Briefly, although decision trees have a low bias / are non-parametric, they suffer from a high variance which makes them less useful for most practical applications.
By aggregating multiple decision trees, one can reduce the variance of the model output significantly, thus improving performance. While this could be archived by simple tree bagging, the fact that each tree is build on a bootstrap sample of the same data gives a lower bound on the variance reduction, due to correlation between the individual trees.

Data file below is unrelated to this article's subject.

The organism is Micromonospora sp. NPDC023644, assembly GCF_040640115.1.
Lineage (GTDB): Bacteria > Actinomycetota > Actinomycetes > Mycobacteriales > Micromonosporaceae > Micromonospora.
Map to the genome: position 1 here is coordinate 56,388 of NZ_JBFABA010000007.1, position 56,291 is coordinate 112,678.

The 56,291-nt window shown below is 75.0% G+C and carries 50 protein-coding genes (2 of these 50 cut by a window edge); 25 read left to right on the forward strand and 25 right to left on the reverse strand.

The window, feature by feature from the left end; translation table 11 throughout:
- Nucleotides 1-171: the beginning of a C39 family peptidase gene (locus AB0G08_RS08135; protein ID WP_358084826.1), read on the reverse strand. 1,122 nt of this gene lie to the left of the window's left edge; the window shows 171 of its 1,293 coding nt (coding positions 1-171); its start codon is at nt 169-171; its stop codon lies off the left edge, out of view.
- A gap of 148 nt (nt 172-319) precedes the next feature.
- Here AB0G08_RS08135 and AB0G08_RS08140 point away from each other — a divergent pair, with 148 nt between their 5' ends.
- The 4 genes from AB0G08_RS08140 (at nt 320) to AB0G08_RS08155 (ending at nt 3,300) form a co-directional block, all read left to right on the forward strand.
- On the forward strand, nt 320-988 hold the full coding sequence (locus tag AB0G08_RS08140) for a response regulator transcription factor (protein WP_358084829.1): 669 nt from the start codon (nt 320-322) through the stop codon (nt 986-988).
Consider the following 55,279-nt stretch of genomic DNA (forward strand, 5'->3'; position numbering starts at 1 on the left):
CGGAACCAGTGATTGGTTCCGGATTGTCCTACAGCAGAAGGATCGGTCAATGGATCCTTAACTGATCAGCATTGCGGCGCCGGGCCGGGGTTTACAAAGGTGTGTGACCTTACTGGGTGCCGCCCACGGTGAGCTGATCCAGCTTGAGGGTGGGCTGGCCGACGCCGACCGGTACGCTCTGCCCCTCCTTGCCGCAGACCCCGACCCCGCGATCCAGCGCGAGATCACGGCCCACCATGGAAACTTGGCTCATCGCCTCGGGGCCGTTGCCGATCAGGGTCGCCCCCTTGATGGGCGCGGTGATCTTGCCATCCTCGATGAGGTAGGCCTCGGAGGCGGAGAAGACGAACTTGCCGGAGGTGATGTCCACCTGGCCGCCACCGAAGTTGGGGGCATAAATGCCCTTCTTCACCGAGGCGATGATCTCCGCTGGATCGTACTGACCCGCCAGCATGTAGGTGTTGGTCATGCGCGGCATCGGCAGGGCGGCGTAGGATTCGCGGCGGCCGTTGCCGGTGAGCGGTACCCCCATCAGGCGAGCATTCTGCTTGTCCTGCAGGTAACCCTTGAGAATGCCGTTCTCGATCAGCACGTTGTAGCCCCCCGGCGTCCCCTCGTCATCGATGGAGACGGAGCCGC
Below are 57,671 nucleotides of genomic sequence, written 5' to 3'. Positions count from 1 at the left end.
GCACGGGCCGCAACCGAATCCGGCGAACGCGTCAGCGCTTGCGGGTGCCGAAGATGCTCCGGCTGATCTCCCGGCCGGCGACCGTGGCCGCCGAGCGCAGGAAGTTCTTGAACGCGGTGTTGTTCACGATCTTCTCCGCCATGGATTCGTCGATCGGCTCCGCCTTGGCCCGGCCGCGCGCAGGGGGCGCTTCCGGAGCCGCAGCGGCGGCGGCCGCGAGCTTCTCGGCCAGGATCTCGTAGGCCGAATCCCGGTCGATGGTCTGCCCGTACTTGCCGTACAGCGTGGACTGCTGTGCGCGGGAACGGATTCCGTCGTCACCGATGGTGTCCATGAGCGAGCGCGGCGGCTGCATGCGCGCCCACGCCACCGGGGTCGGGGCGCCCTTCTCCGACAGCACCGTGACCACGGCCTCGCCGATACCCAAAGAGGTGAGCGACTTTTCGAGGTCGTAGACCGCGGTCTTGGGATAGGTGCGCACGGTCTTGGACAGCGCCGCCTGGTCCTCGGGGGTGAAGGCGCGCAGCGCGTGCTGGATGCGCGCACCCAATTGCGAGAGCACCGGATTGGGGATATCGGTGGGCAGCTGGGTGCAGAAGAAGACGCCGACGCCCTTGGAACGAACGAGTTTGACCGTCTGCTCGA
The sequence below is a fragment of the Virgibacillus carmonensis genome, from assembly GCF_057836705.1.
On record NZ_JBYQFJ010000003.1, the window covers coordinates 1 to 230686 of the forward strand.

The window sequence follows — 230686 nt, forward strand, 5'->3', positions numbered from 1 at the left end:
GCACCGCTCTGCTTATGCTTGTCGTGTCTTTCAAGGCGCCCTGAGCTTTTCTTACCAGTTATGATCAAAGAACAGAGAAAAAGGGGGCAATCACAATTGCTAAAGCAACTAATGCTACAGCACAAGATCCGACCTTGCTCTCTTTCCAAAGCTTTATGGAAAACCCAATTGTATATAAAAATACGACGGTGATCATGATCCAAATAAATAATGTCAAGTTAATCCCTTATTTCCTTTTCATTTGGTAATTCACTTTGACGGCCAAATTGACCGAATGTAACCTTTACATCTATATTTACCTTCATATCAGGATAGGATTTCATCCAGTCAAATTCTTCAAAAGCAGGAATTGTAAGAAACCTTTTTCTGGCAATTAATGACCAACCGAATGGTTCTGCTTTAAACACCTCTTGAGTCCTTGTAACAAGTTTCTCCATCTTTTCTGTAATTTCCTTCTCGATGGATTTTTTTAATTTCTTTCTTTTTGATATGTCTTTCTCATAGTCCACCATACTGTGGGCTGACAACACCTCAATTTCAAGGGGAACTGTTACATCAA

Random Forest addresses this problem by sub-sampling features, thus de-correlating the trees to a certain extend and therefore allowing for a greater variance reduction / increase in performance.
Details on this can be found in chapter 15 of The Elements of Statistical Learning as well as chapter 8 of An Introduction to Statistical Learning by Hastie and Tibshirani.